|System: PS3, Xbox 360, Wii|
|Release: March 29, 2011|
|Screen Resolution: 480p-1080p||Mild Language|
That's about where all the praise for the game ends. As much as I enjoy weaving through giant packs of traffic in every track, that's not how things work in the sport, and the lack of any caution flags, unless I'm facing the opposite direction for several seconds, really punishes me for getting into an accident, regardless of whether or not it was my fault. The game's tendency to destroy any and all progress you've made through the course race is one of the biggest turn-offs I've ever come across. In a game that clearly touts itself as the most realistic NASCAR experience ever, it's flat out inexcusable to overlook this detail.
So, let's say that you want to take out some frustration and race human drivers online. You have the option to race against up to fifteen other drivers at any NASCAR track…supposedly. Out of the 50+ lobbies I entered, maybe a fifth of them actually ever got to the track, thanks to loading screen freezes and random lobby drops. Half of those races didn't even work probably, due to bugs that caused my car to face head first into a wall, or not even move at all. Finally, the races I did actually compete in weren't the same as they were in the NASCAR season. The frenzy of racing against forty-two other drivers was gone, and it was replaced with a ho-hum experience of only about six other drivers, most of which didn't even last the entire race.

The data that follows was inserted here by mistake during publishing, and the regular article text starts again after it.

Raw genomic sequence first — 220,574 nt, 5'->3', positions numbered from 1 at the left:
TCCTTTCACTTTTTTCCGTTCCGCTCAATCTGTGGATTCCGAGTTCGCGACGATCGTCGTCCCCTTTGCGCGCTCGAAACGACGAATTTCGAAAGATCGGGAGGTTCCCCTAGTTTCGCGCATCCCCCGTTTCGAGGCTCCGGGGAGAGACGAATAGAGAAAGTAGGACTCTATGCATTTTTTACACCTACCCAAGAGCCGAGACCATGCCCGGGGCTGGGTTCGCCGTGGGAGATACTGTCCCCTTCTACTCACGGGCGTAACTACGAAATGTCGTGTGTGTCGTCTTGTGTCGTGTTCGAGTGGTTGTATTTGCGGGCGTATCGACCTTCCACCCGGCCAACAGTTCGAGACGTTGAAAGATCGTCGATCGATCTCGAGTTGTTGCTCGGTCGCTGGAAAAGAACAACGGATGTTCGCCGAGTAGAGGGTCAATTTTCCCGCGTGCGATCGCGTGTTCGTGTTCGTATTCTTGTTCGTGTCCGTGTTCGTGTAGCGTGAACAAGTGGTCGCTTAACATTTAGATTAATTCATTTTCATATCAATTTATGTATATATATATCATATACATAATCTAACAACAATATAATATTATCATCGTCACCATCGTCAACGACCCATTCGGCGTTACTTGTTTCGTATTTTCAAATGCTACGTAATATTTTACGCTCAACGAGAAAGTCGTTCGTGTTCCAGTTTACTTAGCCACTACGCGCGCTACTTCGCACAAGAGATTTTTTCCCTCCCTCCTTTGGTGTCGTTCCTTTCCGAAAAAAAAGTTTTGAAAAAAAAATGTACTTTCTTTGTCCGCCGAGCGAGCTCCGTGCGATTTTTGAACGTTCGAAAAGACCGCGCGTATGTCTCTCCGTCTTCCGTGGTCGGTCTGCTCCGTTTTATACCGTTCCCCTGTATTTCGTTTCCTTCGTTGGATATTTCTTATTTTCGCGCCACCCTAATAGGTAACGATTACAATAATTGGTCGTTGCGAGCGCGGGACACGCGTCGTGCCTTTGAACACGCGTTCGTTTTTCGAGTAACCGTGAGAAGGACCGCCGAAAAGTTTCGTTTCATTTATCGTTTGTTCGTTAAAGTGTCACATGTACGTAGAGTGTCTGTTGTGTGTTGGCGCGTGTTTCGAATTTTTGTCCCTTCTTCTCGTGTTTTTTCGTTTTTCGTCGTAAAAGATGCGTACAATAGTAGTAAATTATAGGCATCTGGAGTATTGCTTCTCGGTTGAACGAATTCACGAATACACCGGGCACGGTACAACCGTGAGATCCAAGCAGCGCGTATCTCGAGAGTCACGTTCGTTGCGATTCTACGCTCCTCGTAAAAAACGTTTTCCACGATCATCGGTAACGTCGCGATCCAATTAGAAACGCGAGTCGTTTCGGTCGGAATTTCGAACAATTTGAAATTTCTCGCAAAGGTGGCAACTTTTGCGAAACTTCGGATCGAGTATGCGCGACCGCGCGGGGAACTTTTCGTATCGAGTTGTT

NASCAR The Game 2011 isn't all too much to look at. The graphics aren't bad, per se, but they're not good either; they're average. Crowd models appear to be flat and two-dimensional, and the loading screens/garage menus look incredibly dated. Things don't get much better for the game's audio: commentary is an afterthought, as you'll hear some small talk before the race and that's about it. No in-game commentary, or even a soundtrack to listen to; all you get is the hum of your car, adding to a really poor polishing job.
Deep between all of its issues, there's a successful core to NASCAR 2011. The idea of combining an arcade feel to a sport sim is one that could work really well in this case, but the game's bugs, errors, and lack of realism bring it down far too much to be enjoyed. It's almost as if the game was rushed out to meet the start of the NASCAR season, which is already a month old as of this writing. Should Activision bring NASCAR back for another lap next year, we could have a really good game on our hands. As for now, it's extremely avoidable, to say the least.
CCC Freelance Writer